OLYMPIA, Wash. — Vice President Mike Pence announced that he will visit Washington state on Thursday to meet with Gov. Jay Inslee.
Press Secretary Katie Miller said Pence will be in Olympia.
The visit comes as ten people have died and a total of 39 people in King and Snohomish Counties have tested for positive for COVID-19, more commonly known as coronavirus, according to the Washington State Department of Health.
“We are here for every American and will continue to work with state and local leaders as we protect their health and well-being,” Pence wrote on Twitter.
President Donald Trump appointed Pence to lead the U.S. response to the global coronavirus outbreak last week.
Pence is in charge of overseeing the nation’s response and is working with government’s top health authorities, Trump said.
Inslee toured sites involved in the state response to the COVID-19 outbreak on Wednesday. He declared a state of emergency on Saturday, directing agencies to use all resources necessary to prepare for and respond to the outbreak.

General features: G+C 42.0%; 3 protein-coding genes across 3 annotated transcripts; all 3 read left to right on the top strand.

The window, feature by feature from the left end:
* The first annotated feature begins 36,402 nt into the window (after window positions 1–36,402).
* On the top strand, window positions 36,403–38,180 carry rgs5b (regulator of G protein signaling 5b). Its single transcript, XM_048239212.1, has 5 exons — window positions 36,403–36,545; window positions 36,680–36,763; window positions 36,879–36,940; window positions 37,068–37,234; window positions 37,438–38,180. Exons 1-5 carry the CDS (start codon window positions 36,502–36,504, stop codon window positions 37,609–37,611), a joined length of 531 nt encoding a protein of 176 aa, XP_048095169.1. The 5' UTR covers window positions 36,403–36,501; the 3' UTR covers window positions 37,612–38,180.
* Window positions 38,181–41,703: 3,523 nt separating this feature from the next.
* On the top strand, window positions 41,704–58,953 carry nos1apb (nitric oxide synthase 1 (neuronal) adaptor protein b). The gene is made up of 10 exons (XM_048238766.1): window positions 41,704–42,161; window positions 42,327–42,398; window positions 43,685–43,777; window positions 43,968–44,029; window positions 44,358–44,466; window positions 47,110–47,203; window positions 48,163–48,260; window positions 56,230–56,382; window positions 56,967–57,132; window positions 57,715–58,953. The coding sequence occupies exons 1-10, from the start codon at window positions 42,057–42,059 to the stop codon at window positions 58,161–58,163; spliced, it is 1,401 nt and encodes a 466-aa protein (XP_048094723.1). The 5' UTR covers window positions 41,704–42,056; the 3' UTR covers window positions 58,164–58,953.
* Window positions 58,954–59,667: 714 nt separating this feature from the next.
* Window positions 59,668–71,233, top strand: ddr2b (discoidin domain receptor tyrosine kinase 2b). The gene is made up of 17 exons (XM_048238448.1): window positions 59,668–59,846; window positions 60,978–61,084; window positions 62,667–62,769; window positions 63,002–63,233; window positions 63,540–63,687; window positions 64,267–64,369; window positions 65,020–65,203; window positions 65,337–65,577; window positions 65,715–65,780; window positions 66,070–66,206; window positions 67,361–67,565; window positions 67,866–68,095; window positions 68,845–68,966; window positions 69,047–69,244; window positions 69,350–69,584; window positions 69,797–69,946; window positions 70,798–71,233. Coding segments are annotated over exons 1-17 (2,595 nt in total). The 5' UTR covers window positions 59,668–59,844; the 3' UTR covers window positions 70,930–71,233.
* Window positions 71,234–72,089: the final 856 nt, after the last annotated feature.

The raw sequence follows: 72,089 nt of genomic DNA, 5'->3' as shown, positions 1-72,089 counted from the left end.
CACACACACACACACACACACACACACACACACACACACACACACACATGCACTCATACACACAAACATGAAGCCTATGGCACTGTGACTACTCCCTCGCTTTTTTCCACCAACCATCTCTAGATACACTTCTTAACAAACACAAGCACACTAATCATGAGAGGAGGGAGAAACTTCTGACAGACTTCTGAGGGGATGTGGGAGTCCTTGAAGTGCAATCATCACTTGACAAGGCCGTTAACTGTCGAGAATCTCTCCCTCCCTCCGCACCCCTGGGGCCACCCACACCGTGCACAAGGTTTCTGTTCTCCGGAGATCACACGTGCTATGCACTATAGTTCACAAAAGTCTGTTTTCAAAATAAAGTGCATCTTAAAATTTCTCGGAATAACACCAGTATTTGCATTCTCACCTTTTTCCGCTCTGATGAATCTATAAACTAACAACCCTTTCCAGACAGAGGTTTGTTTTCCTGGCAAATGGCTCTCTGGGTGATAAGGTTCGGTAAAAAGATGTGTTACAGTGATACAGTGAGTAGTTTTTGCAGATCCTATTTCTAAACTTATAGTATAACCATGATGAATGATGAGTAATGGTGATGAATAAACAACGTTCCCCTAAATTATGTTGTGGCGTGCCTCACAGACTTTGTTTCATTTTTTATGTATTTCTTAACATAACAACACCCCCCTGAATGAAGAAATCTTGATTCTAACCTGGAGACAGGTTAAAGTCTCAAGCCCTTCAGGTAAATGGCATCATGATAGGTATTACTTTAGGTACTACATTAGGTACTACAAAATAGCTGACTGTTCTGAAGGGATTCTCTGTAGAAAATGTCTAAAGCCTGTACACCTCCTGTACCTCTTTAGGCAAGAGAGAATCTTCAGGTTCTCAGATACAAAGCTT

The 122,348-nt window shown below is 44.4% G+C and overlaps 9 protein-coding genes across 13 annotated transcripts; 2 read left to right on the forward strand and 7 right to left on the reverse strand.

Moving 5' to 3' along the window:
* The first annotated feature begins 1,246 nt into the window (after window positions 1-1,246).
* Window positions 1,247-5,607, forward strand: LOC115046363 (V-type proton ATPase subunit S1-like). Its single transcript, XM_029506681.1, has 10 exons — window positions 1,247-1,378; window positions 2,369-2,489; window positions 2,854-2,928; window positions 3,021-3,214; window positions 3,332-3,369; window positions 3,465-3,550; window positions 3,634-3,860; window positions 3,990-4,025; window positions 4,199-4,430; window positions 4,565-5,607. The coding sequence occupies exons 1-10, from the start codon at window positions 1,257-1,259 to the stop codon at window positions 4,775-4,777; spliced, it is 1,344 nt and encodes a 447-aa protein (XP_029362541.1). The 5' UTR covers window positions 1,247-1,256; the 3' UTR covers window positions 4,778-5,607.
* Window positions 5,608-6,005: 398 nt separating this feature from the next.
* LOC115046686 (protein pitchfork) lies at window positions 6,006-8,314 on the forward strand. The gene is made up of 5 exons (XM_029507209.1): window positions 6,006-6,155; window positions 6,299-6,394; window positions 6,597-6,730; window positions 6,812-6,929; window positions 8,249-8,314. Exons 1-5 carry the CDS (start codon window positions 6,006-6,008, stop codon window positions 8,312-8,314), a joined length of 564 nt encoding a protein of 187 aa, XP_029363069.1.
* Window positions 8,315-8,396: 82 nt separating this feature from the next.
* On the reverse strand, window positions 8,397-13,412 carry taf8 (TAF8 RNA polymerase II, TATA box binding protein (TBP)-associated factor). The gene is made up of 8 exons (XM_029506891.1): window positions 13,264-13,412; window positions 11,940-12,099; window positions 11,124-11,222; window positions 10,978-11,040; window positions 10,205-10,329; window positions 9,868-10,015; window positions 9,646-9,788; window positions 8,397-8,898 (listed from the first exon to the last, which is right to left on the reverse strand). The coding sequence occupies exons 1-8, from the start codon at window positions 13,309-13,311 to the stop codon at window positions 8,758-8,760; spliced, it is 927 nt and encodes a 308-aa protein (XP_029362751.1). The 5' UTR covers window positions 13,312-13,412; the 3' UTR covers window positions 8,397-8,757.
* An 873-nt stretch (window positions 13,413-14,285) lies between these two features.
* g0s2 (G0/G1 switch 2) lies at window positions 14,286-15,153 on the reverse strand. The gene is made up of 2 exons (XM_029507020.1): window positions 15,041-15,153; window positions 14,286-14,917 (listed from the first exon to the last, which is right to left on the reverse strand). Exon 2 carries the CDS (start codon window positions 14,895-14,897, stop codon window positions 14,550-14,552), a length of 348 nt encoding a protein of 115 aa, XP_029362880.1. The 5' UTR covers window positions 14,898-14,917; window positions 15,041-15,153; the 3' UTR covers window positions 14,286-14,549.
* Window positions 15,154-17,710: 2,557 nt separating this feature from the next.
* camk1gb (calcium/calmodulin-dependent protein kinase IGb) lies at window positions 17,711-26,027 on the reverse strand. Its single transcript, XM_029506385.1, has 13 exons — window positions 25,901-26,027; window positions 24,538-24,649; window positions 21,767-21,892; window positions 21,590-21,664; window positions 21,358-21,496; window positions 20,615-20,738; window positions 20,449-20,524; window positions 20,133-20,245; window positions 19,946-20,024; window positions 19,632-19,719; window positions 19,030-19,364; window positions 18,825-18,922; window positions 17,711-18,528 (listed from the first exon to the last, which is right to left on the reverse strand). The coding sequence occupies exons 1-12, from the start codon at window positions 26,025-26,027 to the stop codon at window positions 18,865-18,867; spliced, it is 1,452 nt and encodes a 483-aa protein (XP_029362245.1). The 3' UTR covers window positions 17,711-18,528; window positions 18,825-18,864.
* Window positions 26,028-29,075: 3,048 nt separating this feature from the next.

Inslee said on Wednesday that he spoke with Pence about removing previous federal rules in effect that prohibited testing for people with relatively mild coronavirus symptoms who had not been hospitalized. He said the federal government has since removed these restrictions.
“We now have been given the green light to increase the frequency and protocols under which people can actually be tested. I know people have been frustrated by that," he added.
In an interview with KREM, Inslee said he plans to ask Pence on Thursday for more federal action to still further increase testing capacity.
"We really think in the long-term we will need private business that do this kind of work to add their capacity," Inslee said. "To do that they have to have federal approval through the Food and Drug Administration and the CDC."
He also intends to ask Pence for access to the national reserves of medical equipment.
"We have a state stockpile," he said. "We've been sending thousands of pieces of medical equipment to our hospitals and physicians, and we need that to be replenished by the federal stockpile."
Inslee said he also wants to coordinate public outreach to prevent mixed messages coming from state and federal officials, and explore what sorts of resources and organizational power the military establishment might provide.
"The Department of Defense obviously has enormous assets, and if there are any that we can bring to bear on this, we'd obviously like to do that," he said.
Inslee told KREM that, given Pence's responsiveness so far to the needs of Washingtonians, he's hopeful the state will get what it needs out of Thursday's meeting.